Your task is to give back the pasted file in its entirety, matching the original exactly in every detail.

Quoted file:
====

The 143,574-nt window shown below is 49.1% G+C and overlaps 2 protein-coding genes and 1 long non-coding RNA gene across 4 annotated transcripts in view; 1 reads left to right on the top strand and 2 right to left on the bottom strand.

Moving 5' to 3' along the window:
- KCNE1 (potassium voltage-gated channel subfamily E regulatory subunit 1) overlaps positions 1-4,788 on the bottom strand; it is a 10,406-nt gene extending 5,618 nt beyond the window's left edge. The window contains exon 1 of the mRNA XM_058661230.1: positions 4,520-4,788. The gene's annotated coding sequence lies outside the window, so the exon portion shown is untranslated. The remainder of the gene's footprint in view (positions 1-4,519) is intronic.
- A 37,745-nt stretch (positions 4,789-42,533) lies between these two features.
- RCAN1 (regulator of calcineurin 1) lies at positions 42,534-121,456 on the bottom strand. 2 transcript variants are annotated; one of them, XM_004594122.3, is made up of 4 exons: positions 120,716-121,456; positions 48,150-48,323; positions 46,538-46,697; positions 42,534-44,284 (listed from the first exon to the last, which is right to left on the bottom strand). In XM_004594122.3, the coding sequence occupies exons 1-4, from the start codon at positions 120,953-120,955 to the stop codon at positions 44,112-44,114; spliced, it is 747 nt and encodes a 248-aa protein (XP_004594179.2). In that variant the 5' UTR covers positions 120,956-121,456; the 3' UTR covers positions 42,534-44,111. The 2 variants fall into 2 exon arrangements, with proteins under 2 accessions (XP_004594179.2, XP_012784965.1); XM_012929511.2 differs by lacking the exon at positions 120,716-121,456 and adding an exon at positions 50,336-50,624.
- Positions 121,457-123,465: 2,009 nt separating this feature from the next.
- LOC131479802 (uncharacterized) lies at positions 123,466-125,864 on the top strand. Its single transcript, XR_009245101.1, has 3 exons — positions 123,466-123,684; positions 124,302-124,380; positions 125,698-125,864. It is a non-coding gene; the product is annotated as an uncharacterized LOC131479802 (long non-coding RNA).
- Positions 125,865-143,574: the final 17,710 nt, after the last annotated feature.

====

The 143,574-nt window shown below is 49.1% G+C and overlaps 2 protein-coding genes and 1 long non-coding RNA gene across 4 annotated transcripts in view; 1 reads left to right on the top strand and 2 right to left on the bottom strand.

Moving 5' to 3' along the window:
- KCNE1 (potassium voltage-gated channel subfamily E regulatory subunit 1) overlaps positions 1-4,788 on the bottom strand; it is a 10,406-nt gene extending 5,618 nt beyond the window's left edge. The window contains exon 1 of the mRNA XM_058661230.1: positions 4,520-4,788. The gene's annotated coding sequence lies outside the window, so the exon portion shown is untranslated. The remainder of the gene's footprint in view (positions 1-4,519) is intronic.
- A 37,745-nt stretch (positions 4,789-42,533) lies between these two features.
- RCAN1 (regulator of calcineurin 1) lies at positions 42,534-121,456 on the bottom strand. 2 transcript variants are annotated; one of them, XM_004594122.3, is made up of 4 exons: positions 120,716-121,456; positions 48,150-48,323; positions 46,538-46,697; positions 42,534-44,284 (listed from the first exon to the last, which is right to left on the bottom strand). In XM_004594122.3, the coding sequence occupies exons 1-4, from the start codon at positions 120,953-120,955 to the stop codon at positions 44,112-44,114; spliced, it is 747 nt and encodes a 248-aa protein (XP_004594179.2). In that variant the 5' UTR covers positions 120,956-121,456; the 3' UTR covers positions 42,534-44,111. The 2 variants fall into 2 exon arrangements, with proteins under 2 accessions (XP_004594179.2, XP_012784965.1); XM_012929511.2 differs by lacking the exon at positions 120,716-121,456 and adding an exon at positions 50,336-50,624.
- Positions 121,457-123,465: 2,009 nt separating this feature from the next.
- LOC131479802 (uncharacterized) lies at positions 123,466-125,864 on the top strand. Its single transcript, XR_009245101.1, has 3 exons — positions 123,466-123,684; positions 124,302-124,380; positions 125,698-125,864. It is a non-coding gene; the product is annotated as an uncharacterized LOC131479802 (long non-coding RNA).
- Positions 125,865-143,574: the final 17,710 nt, after the last annotated feature.